On April 7, the Keene State College (KSC) Music Department presented Jazz Combos under the direction of tenor saxophonist Scott Mullett.

With the point of a finger from Mullett, the performance began. The Las Vegas Tango was the first song performed.

Colton Mccracken / equinox staff

Colton Mccracken / equinox staff

After the show, KSC senior Mackey Pope said, “I think the performance went pretty well. Everyone can benefit from more time practicing, whether that be scales, chords, melodies, riffs or transcribing, but overall the performance was well-executed with solid solos across the board from both the advanced members and beginners alike.”

The experience in the ensemble ranged from four-year members, to first semester members. Pope said, “I’ve been with the ensembles since my freshman year, second semester I think, but I was welcomed regardless of my jazz knowledge and playing ability.”

According to Pope, “Playing with Scott Mullet is a blast but it’s not just because he’s a renowned jazz musician who can drop very, very famous names. He’s a friend and mentor to all of us in the ensembles and he’s always teaching us new things, whether that be on-stage tips or practice room techniques.”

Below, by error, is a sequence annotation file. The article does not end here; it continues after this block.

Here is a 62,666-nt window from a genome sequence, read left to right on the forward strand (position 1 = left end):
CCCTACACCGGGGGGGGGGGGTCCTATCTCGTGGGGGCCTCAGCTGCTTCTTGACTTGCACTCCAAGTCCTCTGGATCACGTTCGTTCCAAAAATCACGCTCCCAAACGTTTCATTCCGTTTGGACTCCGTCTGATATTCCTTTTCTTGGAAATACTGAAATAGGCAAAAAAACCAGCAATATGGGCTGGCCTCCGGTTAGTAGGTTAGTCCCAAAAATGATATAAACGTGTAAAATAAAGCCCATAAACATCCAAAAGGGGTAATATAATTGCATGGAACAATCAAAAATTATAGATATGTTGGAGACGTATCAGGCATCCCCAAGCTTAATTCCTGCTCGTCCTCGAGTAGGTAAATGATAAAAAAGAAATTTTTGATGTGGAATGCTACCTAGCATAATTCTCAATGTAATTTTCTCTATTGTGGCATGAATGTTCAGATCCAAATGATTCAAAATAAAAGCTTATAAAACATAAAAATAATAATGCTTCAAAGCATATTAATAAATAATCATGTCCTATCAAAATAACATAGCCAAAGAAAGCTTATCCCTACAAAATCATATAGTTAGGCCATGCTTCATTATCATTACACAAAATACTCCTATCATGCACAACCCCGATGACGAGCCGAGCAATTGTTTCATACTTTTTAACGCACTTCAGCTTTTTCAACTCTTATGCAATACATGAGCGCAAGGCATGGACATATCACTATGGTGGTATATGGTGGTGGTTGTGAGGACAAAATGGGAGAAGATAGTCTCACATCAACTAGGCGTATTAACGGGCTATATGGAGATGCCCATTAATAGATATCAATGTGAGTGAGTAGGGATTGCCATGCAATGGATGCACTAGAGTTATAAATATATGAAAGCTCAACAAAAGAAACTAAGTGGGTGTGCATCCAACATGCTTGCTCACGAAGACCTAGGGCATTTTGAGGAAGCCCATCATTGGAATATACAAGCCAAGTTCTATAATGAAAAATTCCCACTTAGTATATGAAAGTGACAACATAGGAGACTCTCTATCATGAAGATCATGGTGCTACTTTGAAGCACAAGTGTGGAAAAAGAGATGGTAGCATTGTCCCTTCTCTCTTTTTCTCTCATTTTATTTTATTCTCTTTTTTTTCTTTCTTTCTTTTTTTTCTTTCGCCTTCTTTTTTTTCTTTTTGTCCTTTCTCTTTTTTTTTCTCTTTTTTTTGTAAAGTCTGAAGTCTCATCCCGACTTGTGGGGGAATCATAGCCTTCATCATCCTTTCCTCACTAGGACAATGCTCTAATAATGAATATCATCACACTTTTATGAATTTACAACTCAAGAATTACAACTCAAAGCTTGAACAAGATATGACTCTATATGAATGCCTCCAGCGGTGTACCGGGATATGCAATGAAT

During the performance, the attire of the performers varied. From Led Zeppelin shirts to button downs, and even Hawaiian shirts, the only constant was the music and smiles.

In regards to the attire Mullett said, “I’m here to teach, not to make people feel bad. I don’t want to add any extra pressure for suit and tie.”

Throughout the concert, Mullett attempted to lighten the mood for his performers and audience members. At one point during the performance, Mullett said, “It is 8 o’clock, so that tells me that somewhere in the world, Kellyanne Conway has said something stupid,” after which the audience began laughing.

Audience member Jeff Kazin said comedy at a jazz event is common. “I’ve been to a lot of jazz concerts before and the director did a good job at using comedy to lighten the performance,” Kazin said.

During The Equinox’s interview with Mullett, he stressed the importance that music has in society. According to Mullett, “Everybody has a purpose on the planet, mine is to play music and teach. We must pass music down to the youth.” Mullett claimed onstage that “everybody has something to teach and as long as I am willing to learn from the students, I’m taught something new every day.”

In conclusion, the ensemble decided to go out in style by playing “The Chicken Dance.” Pope began hand gestures for clapping and soon enough, the crowd was playing along with the playful tune.

John Piatelli can be contacted at jpiatelli@kscequinox.com

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